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The Brief Marriage
Your family loves him and you love his family.
You share a home, dogs and a close circle of friends.
It's so hard to meet decent people to date
you don't want to be single forever
How can you afford to live on your own?
You hate dating--just hate it
All your friends are getting hitched
Are these some of the things you tell yourself in order to feel reassured that he is the one and marriage is the right choice, now? If so, you are clearly shutting out the sound of warning bells and ignoring the red flags that are trying to tell you to stop, think and proceed forward with great caution. Think for a moment about Kim and Kris's 72 days and Sinead O'Connor's 16 days. I know, she changed her mind again, but for how long?
The brief marriage is making the headlines more lately because not only is it so common, it has also become socially acceptable. We often hear people say that it is good to find out early and get out quickly--never mind all the time, energy, money and other resources that went into their relationship and the "big day" it led to.
Somehow, something seems very backwards here. After all, isn't courtship (yes, courtship) the time to evaluate your rightness or wrongness for each other and to asses how well you would travel the long road of life together? However, a careful assessment means taking your time and getting to know one another before making that commitment.
Apparently, this is not happening. Folks are rushing into sexual intimacy, sleepovers (more on that in a later article), co-habitation, parenthood, and even marriage. Yes, the marriage rate is down sharply in the US. The number of married households are actually less than 50%, which is significant. Yet, people are doing many of the committed things that married couples do--and a number of them decide to marry at some point because they have already tied so many knots together.
There are also those folks who have marriage as their goal. Their friends are getting married, they have reached a certain marriage age, and they fear that if they wait they will end up alone, and/or they want the security and status that marriage can offer. If there weren't perks, why would same sex couples be fighting so hard for the right to say "I do?"
So, how do you avoid the trap of the brief marriage? For starters, approach dating in a different way. Here are some tips on how to create a dating life that maximizes your chances of a strong, long term and mutually satisfy union/marriage.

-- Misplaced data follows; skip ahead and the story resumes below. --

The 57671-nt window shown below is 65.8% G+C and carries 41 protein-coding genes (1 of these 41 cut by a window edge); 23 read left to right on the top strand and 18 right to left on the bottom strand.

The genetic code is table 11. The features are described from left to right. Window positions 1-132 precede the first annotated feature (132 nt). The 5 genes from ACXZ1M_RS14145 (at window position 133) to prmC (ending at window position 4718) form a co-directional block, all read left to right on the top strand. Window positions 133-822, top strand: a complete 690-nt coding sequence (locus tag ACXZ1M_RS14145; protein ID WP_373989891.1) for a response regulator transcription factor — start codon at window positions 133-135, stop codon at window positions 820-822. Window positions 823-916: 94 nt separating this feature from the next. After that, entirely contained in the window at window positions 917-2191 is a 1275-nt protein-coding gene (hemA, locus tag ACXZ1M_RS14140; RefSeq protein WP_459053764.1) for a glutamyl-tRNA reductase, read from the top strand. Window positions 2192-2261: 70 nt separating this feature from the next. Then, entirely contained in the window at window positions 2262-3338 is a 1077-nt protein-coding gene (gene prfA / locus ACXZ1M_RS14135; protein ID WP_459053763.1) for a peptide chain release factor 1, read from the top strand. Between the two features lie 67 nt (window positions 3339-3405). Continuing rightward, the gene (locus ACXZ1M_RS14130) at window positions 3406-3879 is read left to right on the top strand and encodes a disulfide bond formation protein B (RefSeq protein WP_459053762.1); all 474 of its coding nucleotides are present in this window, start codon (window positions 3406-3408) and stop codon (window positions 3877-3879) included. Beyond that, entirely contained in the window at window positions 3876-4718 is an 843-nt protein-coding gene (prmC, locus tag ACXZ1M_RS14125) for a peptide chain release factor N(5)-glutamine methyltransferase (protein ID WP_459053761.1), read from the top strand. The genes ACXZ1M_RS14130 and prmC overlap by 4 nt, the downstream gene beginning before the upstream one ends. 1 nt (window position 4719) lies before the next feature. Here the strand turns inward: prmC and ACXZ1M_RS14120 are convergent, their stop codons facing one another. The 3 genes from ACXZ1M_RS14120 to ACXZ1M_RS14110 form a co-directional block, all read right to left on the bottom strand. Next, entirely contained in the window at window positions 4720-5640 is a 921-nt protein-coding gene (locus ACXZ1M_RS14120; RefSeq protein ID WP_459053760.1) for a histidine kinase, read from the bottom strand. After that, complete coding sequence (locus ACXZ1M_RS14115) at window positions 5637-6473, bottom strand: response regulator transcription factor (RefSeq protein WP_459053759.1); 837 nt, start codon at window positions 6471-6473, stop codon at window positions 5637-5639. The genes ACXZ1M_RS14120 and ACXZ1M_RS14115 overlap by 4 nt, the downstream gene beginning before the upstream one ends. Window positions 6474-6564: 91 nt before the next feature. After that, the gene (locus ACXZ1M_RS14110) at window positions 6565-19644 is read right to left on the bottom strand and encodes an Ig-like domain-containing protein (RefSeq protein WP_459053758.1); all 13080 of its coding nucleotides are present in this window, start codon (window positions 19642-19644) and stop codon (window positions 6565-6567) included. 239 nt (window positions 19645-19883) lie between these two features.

* Approach dating like you would a new job. Ask questions about the other person and get to know their likes, dislikes, goals, passions and most deeply held values. If you click on most of these, you have the start of something with real potential.
* Pay attention to warning signs and red flags. Yes, it could a one time issue/problem- but you need to be open to seeing patterns if they exist.
* Take your time before becoming intimate. What's the hurry? If you click, you will have a long time to enjoy each other sexually.
* Don't move in together until you are seriously planning engagement or taking the next step. Living together is a trap of convenience that leads many couples to marry because it's too hard to separate their lives. Often, these couple end up divorced.
* Don't try to fit someone into the role because they are attractive, have a good job, share some similar interests, have good parent potential and/or have wealth or high social status that you desire. Many people have married for the wrong reason and ended up in divorce court.
* If you find yourself rationalizing and offering reasons why you should be with this person, either to yourself or others- something isn't right. You are trying to convince yourself when your heart is telling you to beware. Step back and take a look at the feelings behind your need to do this.
* If you are already entangled in a relationship with red flags flying and feel the desire to get out- make a plan. Put together a list of your resources, ask friends and family for assistance and lay out the steps to moving on to a new life as a single person.
If you think being single is hard--try finding yourself sitting in an office like mine and telling your therapist you made a big mistake, felt you had to go through with the plan, spent 20,000+ on the wedding, and know you need to end it. Now, that's a bad day.
Toni Coleman, LCSW
© Copyright 2008 Antoinette Coleman. All rights reserved.
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